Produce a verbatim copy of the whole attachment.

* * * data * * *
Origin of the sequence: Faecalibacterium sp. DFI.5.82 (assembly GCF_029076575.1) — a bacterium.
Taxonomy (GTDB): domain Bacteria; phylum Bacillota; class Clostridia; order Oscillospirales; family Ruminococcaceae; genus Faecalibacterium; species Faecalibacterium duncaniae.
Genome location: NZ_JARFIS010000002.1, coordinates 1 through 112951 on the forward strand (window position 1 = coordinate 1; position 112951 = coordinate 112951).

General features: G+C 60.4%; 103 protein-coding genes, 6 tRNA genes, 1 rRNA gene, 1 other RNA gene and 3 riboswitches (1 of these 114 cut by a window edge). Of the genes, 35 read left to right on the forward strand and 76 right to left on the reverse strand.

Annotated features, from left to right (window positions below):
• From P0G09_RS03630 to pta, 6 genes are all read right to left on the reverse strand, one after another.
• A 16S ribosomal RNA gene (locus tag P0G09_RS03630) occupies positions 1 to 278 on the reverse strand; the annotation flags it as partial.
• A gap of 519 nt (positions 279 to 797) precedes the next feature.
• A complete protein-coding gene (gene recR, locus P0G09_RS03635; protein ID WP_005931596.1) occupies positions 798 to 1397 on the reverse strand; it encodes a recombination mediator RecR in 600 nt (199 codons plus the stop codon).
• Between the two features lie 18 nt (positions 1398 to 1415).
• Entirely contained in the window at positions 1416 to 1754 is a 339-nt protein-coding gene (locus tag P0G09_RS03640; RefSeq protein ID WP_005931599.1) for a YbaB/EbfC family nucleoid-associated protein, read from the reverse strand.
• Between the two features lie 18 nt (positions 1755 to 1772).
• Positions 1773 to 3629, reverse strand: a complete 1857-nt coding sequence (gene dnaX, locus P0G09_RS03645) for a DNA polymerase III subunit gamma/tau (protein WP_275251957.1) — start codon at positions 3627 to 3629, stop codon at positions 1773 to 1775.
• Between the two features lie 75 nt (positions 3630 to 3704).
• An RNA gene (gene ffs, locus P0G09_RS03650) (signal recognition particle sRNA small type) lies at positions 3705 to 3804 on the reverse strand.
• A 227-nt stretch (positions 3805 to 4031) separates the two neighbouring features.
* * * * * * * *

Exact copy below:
Origin of the sequence: Faecalibacterium sp. DFI.5.82 (assembly GCF_029076575.1) — a bacterium.
Taxonomy (GTDB): domain Bacteria; phylum Bacillota; class Clostridia; order Oscillospirales; family Ruminococcaceae; genus Faecalibacterium; species Faecalibacterium duncaniae.
Genome location: NZ_JARFIS010000002.1, coordinates 1 through 112951 on the forward strand (window position 1 = coordinate 1; position 112951 = coordinate 112951).

General features: G+C 60.4%; 103 protein-coding genes, 6 tRNA genes, 1 rRNA gene, 1 other RNA gene and 3 riboswitches (1 of these 114 cut by a window edge). Of the genes, 35 read left to right on the forward strand and 76 right to left on the reverse strand.

Annotated features, from left to right (window positions below):
• From P0G09_RS03630 to pta, 6 genes are all read right to left on the reverse strand, one after another.
• A 16S ribosomal RNA gene (locus tag P0G09_RS03630) occupies positions 1 to 278 on the reverse strand; the annotation flags it as partial.
• A gap of 519 nt (positions 279 to 797) precedes the next feature.
• A complete protein-coding gene (gene recR, locus P0G09_RS03635; protein ID WP_005931596.1) occupies positions 798 to 1397 on the reverse strand; it encodes a recombination mediator RecR in 600 nt (199 codons plus the stop codon).
• Between the two features lie 18 nt (positions 1398 to 1415).
• Entirely contained in the window at positions 1416 to 1754 is a 339-nt protein-coding gene (locus tag P0G09_RS03640; RefSeq protein ID WP_005931599.1) for a YbaB/EbfC family nucleoid-associated protein, read from the reverse strand.
• Between the two features lie 18 nt (positions 1755 to 1772).
• Positions 1773 to 3629, reverse strand: a complete 1857-nt coding sequence (gene dnaX, locus P0G09_RS03645) for a DNA polymerase III subunit gamma/tau (protein WP_275251957.1) — start codon at positions 3627 to 3629, stop codon at positions 1773 to 1775.
• Between the two features lie 75 nt (positions 3630 to 3704).
• An RNA gene (gene ffs, locus P0G09_RS03650) (signal recognition particle sRNA small type) lies at positions 3705 to 3804 on the reverse strand.
• A 227-nt stretch (positions 3805 to 4031) separates the two neighbouring features.